A platonist epistemology

Synthese 103 (3):303 - 325 (1995)
Abstract
A response is given here to Benacerraf's 1973 argument that mathematical platonism is incompatible with a naturalistic epistemology. Unlike almost all previous platonist responses to Benacerraf, the response given here is positive rather than negative; that is, rather than trying to find a problem with Benacerraf's argument, I accept his challenge and meet it head on by constructing an epistemology of abstract (i.e., aspatial and atemporal) mathematical objects. Thus, I show that spatio-temporal creatures like ourselves can attain knowledge about mathematical objects by simply explaininghow they can do this. My argument is based upon the adoption of a particular version of platonism — full-blooded platonism — which asserts that any mathematical object which possiblycould exist actuallydoes exist.
Keywords platonism   mathematics   epistemology   toread
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DOI 10.1007/BF01089731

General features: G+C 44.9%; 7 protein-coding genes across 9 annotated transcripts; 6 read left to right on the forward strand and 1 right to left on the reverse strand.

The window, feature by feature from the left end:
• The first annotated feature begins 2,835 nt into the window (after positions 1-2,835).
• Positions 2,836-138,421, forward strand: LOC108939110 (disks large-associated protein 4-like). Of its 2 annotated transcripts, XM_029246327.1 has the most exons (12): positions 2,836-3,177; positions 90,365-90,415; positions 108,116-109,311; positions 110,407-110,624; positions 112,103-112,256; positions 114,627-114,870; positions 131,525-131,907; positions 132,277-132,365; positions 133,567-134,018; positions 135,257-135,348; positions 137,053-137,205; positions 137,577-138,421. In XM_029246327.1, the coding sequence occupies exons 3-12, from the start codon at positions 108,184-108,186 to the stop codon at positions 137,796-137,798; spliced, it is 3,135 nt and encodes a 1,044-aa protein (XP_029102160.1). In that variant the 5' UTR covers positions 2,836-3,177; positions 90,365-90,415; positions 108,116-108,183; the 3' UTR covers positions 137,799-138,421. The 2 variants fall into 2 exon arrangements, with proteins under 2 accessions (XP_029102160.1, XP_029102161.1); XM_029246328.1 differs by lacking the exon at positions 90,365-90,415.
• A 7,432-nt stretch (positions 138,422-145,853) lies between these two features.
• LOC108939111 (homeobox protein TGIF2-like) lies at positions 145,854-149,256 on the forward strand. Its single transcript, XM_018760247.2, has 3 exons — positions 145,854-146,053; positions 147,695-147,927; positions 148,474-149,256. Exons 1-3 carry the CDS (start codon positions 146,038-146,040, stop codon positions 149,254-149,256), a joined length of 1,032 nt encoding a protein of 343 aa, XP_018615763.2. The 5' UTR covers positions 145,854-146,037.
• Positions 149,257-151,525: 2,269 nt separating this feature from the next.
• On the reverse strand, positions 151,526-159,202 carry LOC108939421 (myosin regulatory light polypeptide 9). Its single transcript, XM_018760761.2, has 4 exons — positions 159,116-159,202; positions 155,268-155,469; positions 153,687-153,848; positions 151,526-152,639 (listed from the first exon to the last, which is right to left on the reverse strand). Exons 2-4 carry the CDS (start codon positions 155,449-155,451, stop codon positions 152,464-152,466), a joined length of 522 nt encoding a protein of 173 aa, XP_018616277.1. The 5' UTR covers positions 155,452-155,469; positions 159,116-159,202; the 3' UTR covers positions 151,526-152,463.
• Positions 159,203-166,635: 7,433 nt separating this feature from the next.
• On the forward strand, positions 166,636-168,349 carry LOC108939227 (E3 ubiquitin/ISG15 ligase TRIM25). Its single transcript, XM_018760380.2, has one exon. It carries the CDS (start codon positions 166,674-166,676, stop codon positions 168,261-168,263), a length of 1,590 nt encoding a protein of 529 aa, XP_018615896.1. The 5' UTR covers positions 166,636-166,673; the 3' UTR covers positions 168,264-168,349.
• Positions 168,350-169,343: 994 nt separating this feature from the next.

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References found in this work BETA
Realism in Mathematics.Penelope Maddy - 1990 - Oxford University Prress.
Mathematical Truth.Paul Benacerraf - 1973 - Journal of Philosophy 70 (19):661-679.
Language and Other Abstract Objects.Jerrold J. Katz - 1980 - Rowman & Littlefield Publishers.
Philosophical and Mathematical Correspondence.Gottlob Frege, Gottfried Gabriel, Brian Mcguinness & Hans Kaal - 1982 - Revue Philosophique de la France Et de l'Etranger 172 (1):64-64.

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Citations of this work BETA
The Intellectual Given.John Bengson - 2015 - Mind 124 (495):707-760.
Objectivity and Reliability.Justin Clarke-Doane - 2017 - Canadian Journal of Philosophy 47 (6):841-855.
Fictionalism, Theft, and the Story of Mathematics.Mark Balaguer - 2008 - Philosophia Mathematica 17 (2):131-162.

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